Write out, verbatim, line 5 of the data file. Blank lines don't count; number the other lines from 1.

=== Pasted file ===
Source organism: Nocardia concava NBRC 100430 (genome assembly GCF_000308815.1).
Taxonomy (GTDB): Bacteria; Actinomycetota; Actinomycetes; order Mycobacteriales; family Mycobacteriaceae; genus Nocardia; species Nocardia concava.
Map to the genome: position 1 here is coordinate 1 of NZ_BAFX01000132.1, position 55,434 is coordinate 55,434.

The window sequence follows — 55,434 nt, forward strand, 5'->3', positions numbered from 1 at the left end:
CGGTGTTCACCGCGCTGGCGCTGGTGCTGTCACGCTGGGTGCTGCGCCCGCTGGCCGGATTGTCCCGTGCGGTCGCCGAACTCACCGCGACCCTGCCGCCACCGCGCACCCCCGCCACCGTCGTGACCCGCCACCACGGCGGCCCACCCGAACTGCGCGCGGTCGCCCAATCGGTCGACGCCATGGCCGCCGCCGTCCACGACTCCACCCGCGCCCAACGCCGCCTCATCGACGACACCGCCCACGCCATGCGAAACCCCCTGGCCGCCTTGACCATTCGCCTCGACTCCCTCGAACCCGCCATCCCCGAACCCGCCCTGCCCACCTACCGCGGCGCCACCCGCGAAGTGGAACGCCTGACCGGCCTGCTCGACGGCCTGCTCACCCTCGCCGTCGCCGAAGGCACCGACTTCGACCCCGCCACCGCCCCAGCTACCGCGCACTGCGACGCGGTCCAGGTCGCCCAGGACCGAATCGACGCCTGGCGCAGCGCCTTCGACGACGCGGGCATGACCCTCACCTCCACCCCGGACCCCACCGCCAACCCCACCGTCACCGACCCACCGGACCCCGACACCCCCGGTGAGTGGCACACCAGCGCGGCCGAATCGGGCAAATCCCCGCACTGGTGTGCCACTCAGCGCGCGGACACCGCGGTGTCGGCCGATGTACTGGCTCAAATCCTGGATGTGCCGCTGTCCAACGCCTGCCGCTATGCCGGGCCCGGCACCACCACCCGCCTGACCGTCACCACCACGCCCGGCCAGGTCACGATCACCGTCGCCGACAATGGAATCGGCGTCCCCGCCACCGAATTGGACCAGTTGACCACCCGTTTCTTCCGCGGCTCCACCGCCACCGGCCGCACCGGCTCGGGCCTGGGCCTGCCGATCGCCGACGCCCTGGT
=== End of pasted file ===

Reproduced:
CGGTGTTCACCGCGCTGGCGCTGGTGCTGTCACGCTGGGTGCTGCGCCCGCTGGCCGGATTGTCCCGTGCGGTCGCCGAACTCACCGCGACCCTGCCGCCACCGCGCACCCCCGCCACCGTCGTGACCCGCCACCACGGCGGCCCACCCGAACTGCGCGCGGTCGCCCAATCGGTCGACGCCATGGCCGCCGCCGTCCACGACTCCACCCGCGCCCAACGCCGCCTCATCGACGACACCGCCCACGCCATGCGAAACCCCCTGGCCGCCTTGACCATTCGCCTCGACTCCCTCGAACCCGCCATCCCCGAACCCGCCCTGCCCACCTACCGCGGCGCCACCCGCGAAGTGGAACGCCTGACCGGCCTGCTCGACGGCCTGCTCACCCTCGCCGTCGCCGAAGGCACCGACTTCGACCCCGCCACCGCCCCAGCTACCGCGCACTGCGACGCGGTCCAGGTCGCCCAGGACCGAATCGACGCCTGGCGCAGCGCCTTCGACGACGCGGGCATGACCCTCACCTCCACCCCGGACCCCACCGCCAACCCCACCGTCACCGACCCACCGGACCCCGACACCCCCGGTGAGTGGCACACCAGCGCGGCCGAATCGGGCAAATCCCCGCACTGGTGTGCCACTCAGCGCGCGGACACCGCGGTGTCGGCCGATGTACTGGCTCAAATCCTGGATGTGCCGCTGTCCAACGCCTGCCGCTATGCCGGGCCCGGCACCACCACCCGCCTGACCGTCACCACCACGCCCGGCCAGGTCACGATCACCGTCGCCGACAATGGAATCGGCGTCCCCGCCACCGAATTGGACCAGTTGACCACCCGTTTCTTCCGCGGCTCCACCGCCACCGGCCGCACCGGCTCGGGCCTGGGCCTGCCGATCGCCGACGCCCTGGT